WESTFIELD, NJ — The emblem bird of the United States made an appearance in Westfield Thursday.

Justin Drazin and his family spotted the bald eagle just over the pond at Mindowaskin Park during the afternoon.

“My wife and I were out for some fresh air with our little girl. We stopped at the Mindowaskin playground and then took a walk over to the pond to see the ducks,” Drazin told TAPinto Westfield. “All of a sudden, the ducks all started quacking furiously, and we looked up and saw the bald eagle circling the pond, until it landed and perched on the tree.”

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The family, who moved to Westfield in July, took photos of the bird for 15 to 20 minutes, Drazin said, and later posted them to social media.

The quacking ducks may have had reason to alert each other about the predator perched above. The National Audubon Society’s field guide says that while the bird is “majestic in its appearance,” its feeding habits may not be so regal.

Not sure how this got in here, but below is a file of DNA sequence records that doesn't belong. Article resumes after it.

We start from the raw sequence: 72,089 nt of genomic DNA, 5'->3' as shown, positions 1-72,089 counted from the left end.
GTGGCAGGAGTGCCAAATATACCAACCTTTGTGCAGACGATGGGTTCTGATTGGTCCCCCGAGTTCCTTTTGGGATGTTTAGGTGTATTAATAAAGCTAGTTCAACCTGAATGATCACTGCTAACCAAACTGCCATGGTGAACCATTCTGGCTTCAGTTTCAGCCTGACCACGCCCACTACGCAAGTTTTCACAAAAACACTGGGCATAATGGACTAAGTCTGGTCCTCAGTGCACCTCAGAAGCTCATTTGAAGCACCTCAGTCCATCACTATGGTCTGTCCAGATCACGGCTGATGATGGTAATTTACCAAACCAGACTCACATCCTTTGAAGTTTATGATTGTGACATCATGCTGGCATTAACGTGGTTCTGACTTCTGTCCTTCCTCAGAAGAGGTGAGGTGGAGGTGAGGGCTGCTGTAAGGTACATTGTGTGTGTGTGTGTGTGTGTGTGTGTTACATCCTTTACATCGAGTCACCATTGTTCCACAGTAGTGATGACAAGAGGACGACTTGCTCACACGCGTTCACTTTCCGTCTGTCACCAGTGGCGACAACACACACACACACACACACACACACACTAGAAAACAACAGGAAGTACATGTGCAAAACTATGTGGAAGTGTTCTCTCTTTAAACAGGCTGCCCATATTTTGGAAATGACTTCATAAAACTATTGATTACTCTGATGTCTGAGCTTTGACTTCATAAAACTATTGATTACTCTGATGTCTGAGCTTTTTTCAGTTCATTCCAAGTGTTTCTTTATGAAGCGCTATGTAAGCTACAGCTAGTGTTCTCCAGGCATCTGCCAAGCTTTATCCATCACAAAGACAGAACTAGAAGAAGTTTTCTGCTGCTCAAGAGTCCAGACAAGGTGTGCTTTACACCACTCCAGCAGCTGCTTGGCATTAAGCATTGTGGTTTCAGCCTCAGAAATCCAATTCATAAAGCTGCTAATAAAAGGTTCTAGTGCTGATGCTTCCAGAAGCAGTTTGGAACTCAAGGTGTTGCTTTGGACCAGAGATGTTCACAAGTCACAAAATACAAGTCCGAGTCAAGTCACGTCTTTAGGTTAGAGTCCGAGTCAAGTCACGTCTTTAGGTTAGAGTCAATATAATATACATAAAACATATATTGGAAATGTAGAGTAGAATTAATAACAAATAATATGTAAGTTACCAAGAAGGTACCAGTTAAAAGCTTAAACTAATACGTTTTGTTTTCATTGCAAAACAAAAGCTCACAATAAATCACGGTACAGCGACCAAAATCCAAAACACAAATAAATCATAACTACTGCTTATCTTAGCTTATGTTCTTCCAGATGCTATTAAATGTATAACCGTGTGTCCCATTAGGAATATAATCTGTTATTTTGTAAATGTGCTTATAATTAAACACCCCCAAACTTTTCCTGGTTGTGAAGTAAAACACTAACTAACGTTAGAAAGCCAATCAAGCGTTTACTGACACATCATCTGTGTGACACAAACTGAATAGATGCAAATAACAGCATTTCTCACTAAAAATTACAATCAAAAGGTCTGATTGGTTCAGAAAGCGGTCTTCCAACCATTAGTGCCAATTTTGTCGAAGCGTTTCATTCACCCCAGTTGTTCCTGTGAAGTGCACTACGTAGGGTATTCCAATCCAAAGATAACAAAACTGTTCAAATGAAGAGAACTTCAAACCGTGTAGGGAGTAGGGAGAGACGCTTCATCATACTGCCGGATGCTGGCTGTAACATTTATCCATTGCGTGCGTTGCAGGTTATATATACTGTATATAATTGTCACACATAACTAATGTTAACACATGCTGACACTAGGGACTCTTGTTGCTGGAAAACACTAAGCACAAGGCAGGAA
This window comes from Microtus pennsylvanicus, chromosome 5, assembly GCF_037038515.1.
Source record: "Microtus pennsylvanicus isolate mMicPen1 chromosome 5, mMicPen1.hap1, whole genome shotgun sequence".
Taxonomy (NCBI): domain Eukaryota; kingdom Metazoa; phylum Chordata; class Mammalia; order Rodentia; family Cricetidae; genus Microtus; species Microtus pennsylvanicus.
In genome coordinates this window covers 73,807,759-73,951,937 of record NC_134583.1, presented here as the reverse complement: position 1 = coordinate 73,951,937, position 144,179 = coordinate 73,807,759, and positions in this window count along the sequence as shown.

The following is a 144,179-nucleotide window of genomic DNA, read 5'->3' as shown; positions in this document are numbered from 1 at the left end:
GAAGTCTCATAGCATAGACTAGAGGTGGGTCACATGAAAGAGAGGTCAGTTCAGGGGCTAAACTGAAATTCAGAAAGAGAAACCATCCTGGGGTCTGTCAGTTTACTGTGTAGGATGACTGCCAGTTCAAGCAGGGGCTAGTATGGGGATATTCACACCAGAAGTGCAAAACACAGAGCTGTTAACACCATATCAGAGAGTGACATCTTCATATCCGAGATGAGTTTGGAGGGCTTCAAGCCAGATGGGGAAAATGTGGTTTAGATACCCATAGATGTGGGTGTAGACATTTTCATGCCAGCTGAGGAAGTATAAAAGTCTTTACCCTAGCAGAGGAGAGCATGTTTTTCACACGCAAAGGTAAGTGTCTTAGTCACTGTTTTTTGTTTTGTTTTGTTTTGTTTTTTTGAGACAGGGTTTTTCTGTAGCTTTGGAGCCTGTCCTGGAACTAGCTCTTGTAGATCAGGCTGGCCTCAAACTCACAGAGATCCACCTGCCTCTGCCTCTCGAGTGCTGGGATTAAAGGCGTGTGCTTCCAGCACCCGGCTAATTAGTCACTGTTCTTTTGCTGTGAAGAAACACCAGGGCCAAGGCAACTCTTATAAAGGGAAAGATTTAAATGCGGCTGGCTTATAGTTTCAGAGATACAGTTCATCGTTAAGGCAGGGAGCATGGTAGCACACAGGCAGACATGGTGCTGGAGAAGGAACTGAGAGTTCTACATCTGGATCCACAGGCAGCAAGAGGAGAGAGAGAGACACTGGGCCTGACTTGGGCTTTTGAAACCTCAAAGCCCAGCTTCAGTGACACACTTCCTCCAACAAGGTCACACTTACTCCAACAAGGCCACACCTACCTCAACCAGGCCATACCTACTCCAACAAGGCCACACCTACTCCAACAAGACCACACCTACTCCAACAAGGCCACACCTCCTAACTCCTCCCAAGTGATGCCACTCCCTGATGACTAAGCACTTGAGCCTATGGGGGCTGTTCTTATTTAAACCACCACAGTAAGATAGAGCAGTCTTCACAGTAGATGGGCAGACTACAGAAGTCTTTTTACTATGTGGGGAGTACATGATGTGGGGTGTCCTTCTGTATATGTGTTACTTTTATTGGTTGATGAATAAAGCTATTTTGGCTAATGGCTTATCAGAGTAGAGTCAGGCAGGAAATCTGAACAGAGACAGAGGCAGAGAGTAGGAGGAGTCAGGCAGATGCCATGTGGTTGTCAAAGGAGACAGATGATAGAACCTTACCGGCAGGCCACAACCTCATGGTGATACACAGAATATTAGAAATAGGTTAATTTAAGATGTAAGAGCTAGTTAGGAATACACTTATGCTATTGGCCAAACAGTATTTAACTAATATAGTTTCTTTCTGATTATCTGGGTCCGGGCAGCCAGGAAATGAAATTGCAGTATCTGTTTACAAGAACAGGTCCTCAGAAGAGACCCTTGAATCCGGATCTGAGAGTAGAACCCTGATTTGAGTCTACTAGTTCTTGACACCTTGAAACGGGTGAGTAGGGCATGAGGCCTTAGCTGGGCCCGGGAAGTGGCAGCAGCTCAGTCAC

“It is not always so majestic in habits: it often feeds on carrion, including dead fish washed up on shore, and it steals food from Ospreys and other smaller birds,” the guide says. “At other times, however, it is a powerful predator.”

The Audubon Society lists the bald eagle as a “priority bird,” and says that although its numbers declined in the first two-thirds of the 20th century, since the 1970s the number of bald eagles has steadily increased.

New Jersey’s Division of Fish and Wildlife says on its website that in 1973, there existed just one pair of nesting bald eagles within the state, but a 2020 state report on bald eagles shows 248 pairs, up from 211 recorded in 2019.

Still, observers of the bald eagle continue a close watch of the feathered predator.

“They remain on the state endangered species list, however, due to their sensitivity to environmental contaminants, habitat loss and human disturbance,” the Division of Fish and Wildlife says. “The challenge to biologists and citizens now is protecting the lands and waterways used by eagles to maintain and enhance this species’ recovery.”

Email Matt Kadosh at mkadosh@tapinto.net | Twitter: @MattKadosh